Taking a bubble bath on the mezzanine of a chapel and napping in a cabana by a monastery garden are suddenly tangible activities, and not just on church Sunday. The latest endeavor by Leigh, Kappelhof, Seckel, van den Dobbelsteen Architects has resulted in the reconstruction of what was once a Dutch Church in Haarlo, The Netherlands, into a spacious and immaculate loft space with a view. With intended architectural puns like the “stairway to have fun” and the wooden “lost sheep” on the lawn, humor and imagination have been incorporated into every element of the formerly sanctified space.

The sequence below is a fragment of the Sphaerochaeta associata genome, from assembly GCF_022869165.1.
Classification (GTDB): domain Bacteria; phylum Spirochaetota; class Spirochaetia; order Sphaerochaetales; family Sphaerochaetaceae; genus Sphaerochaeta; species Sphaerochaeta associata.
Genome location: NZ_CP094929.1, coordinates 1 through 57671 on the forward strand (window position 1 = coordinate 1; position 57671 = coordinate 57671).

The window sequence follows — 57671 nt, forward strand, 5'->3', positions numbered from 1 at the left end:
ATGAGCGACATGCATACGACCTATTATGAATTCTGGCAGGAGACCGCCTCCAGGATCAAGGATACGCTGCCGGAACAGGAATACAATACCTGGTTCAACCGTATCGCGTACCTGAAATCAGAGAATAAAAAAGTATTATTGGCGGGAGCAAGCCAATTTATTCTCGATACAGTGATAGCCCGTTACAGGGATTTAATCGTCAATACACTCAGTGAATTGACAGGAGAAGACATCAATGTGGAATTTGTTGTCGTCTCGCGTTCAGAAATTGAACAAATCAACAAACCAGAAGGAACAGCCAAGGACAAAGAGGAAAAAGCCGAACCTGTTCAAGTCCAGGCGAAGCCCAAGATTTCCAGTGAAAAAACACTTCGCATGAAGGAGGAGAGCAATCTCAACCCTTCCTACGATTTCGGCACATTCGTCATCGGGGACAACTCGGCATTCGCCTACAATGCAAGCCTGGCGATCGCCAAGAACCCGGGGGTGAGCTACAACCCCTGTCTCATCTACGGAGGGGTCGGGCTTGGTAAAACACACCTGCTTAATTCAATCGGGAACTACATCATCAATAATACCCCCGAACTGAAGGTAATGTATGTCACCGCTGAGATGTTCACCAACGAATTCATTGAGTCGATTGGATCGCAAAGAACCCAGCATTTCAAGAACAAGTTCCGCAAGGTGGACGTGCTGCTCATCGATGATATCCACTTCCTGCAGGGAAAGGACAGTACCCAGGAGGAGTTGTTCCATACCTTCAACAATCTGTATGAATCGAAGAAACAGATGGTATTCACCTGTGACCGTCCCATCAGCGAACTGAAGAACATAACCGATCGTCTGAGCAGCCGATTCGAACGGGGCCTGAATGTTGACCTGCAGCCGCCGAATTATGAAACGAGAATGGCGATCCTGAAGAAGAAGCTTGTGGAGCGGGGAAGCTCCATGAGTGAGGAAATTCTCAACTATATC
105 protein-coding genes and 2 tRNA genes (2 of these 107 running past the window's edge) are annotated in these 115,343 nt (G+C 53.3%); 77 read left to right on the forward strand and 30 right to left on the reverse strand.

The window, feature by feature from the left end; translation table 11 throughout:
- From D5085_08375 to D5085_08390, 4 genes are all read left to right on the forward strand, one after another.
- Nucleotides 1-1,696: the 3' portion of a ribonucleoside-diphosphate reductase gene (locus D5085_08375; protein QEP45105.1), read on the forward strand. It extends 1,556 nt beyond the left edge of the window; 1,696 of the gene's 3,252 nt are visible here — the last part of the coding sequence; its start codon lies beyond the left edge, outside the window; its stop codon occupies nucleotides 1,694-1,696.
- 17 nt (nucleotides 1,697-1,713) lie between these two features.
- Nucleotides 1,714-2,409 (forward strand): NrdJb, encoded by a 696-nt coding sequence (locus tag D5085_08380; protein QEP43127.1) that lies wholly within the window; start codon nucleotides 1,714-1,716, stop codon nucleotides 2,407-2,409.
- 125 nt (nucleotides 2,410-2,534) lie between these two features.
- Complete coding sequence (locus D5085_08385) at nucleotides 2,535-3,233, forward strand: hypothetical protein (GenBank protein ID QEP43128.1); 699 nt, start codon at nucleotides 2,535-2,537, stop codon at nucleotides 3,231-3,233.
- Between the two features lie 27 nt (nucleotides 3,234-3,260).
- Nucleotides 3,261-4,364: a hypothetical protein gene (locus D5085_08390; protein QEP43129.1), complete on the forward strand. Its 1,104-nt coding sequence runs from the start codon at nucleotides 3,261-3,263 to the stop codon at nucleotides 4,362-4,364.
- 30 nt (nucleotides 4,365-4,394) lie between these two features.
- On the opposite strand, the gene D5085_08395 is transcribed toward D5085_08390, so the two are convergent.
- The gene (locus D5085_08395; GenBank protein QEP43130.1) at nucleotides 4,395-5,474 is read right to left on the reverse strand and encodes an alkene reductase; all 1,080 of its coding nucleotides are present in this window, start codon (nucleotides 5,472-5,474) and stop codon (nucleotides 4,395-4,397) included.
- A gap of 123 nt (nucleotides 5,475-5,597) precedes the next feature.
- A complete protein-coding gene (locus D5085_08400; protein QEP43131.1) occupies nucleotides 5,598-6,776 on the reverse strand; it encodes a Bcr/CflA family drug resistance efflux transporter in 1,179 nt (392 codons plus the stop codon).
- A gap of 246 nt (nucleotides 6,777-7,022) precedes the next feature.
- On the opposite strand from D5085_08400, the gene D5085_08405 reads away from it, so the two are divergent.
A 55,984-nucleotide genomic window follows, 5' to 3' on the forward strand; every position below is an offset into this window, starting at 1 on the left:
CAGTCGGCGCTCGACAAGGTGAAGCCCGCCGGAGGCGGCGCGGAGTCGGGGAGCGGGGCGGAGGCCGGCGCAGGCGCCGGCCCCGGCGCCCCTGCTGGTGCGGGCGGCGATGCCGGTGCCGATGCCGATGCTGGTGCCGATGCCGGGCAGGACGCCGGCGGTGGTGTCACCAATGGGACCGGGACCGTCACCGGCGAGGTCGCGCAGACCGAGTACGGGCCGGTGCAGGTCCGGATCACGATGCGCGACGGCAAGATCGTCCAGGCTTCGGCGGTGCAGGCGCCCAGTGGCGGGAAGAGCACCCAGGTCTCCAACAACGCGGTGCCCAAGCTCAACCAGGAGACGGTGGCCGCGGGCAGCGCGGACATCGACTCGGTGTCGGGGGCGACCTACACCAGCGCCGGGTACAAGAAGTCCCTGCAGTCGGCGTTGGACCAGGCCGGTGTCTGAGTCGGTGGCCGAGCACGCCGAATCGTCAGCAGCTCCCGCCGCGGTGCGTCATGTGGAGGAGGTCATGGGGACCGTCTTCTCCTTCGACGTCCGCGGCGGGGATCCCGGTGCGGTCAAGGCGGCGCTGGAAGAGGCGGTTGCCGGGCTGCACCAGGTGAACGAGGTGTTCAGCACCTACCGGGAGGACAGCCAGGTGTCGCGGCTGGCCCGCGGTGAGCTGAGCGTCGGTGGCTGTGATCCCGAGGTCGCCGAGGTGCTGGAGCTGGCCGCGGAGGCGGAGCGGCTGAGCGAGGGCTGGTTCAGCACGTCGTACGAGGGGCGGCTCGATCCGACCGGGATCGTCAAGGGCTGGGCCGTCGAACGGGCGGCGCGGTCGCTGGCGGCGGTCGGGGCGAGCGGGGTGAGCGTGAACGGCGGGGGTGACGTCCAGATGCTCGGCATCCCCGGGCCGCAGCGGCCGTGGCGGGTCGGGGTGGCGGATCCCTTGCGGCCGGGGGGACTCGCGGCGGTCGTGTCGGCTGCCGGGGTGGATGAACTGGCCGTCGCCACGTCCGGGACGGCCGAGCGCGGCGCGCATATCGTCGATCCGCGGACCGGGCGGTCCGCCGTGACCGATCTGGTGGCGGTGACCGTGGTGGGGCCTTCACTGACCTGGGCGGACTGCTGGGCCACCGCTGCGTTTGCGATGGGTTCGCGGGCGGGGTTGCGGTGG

Though surprisingly modern and playful, the redesign maintains many of the original structural details built into the 1928 edifice, including the bell tower, stained glass windows, and arched panel doors. Leftover bricks were recycled and used as plastered planters in the garden and strips of wood that once served as church flooring have been restored and adapted into siding for the indoor stairwell. Innovative yet authentic, the glorified loft is a jovial testament to the Old Testament.